Patients are frustrated with the lack of ADHD medication

A Denver woman drove two hours to get her ADHD medication that she couldn’t get anywhere because of a shortage.

COLORADO, USA People with ADHD say they struggle to get the medication they need year-round and are forced to drive hours in hopes of getting the prescriptions they need for their ADHD.

Often, patients leave empty-handed. People dealing with drug shortages want to see the supply and demand problem solved.

When you don’t have medication, you can really get caught in this downward spiral, says Jessica Urgo, who suffers from ADHD and lives in Denver.

In the decades he’s had ADHD, Urgo has never faced an issue taking his medication, until about a year ago. He went to pick up his Adderall from the pharmacy like before, only to leave empty-handed.

It’s like, OK that’s a little weird, but it’s like, it’s not the end of the world, Urgo said. The pharmacists at one point seemed to feel bad about it, where they would say I’m really sorry, you can try this, you can try that.

This year, that has been the norm.

Then it started to cycle where it wasn’t ready for a few days, and then it wouldn’t be ready for a week, Urgo said. They just shrugged their shoulders and said that this has already happened and we just don’t know.

Urgos wife also has ADHD. At some point, they became desperate.

We’ve been driving for two hours because it’s been three weeks since we got anything, Urgo said.

They ration what they have.

I have a big presentation today, so I really need it, and Saturday I’m going to a party with a lot of people and I don’t want to say too much talking or missing social cues, said Urgo. But I have a choice.

Urgo says medicine is only one piece of the puzzle.

You have to reach it from all the different angels, says Urgo. You need therapy, and are willing to do it yourself, and you need drugs. And without those three pieces, it can be difficult.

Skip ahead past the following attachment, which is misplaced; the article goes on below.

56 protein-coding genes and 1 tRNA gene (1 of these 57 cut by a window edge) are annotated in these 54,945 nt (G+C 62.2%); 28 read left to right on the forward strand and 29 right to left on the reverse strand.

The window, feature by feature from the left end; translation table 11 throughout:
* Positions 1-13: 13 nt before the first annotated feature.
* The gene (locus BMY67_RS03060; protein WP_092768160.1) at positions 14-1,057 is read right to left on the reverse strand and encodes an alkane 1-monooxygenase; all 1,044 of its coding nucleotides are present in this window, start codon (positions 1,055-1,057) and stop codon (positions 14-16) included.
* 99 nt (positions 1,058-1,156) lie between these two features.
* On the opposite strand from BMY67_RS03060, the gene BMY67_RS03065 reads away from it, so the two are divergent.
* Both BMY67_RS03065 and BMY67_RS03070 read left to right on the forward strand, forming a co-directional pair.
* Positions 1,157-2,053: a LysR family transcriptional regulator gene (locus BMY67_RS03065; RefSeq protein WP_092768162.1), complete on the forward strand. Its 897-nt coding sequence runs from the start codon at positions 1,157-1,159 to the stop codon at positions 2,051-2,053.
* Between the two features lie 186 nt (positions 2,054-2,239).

Justin Vandenberg is the manager of pharmacy business services at Denver Health.

It’s scary, in the earlier years I worked in the retail sector, and seeing patients look in their face and say Sorry we’re gone, I don’t know when we’re going to come in, and having that uncertainty really made leaving them in a bind, Vandenberg said.

Vandenberg said the Drug Enforcement Administration, or DEA, recognizes Adderall as a controlled substance.

It is in the same category as fentanyl oxycodone. It’s put in more checks and balances and one of them is that the DEA sets an annual quota of how much can be done, and that looks at past trends from previous years, Vandenberg said. And what it boils down to is a supply and demand issue. We have more people being diagnosed with ADHD, and the number is increasing. However, you look at these past trends for how much can be done, and it doesn’t match that.

Vandenberg said people need to take exactly what they are prescribed.

Let’s say they’re at five milligrams, but we have ten milligrams, we just can’t move that because of the prescription classification, Vandenberg said. But we can call that doctor, and they can get a new prescription for ten, and cut that in half. It’s about trying to be more creative to help that patient.

Vandenberg said there is work going on behind the scenes to help people.

At the congressional level, there are discussions going on about other drug shortages, so I hope there are enough people speaking up that there will be some changes, Vandenberg said. Now what that change requires, that must be determined.

Urgo wants to see the problem solved. I’m told I’m very smart, I know I’m smart, but it’s debilitating to not be able to do the things you want to do, Urgo said.

Urgo hopes that other people fighting the same battle will give themselves a little grace.

You just have to be kinder, and kinder to yourself, and you have to be a good advocate for yourself, Urgo said.

Having the patient talk to their pharmacist and provider, and having an open conversation, says Vandenberg. That’s really what, I can speak for myself, drives that passion and wanting to go that next day and that next day, is when you see these stories. One, it breaks your heart, but when you can bring that back and put a smile on patients’ faces, that’s really why I’m here.

If I could take my medicine every day, I would be happier, I could do more, Urgo said.


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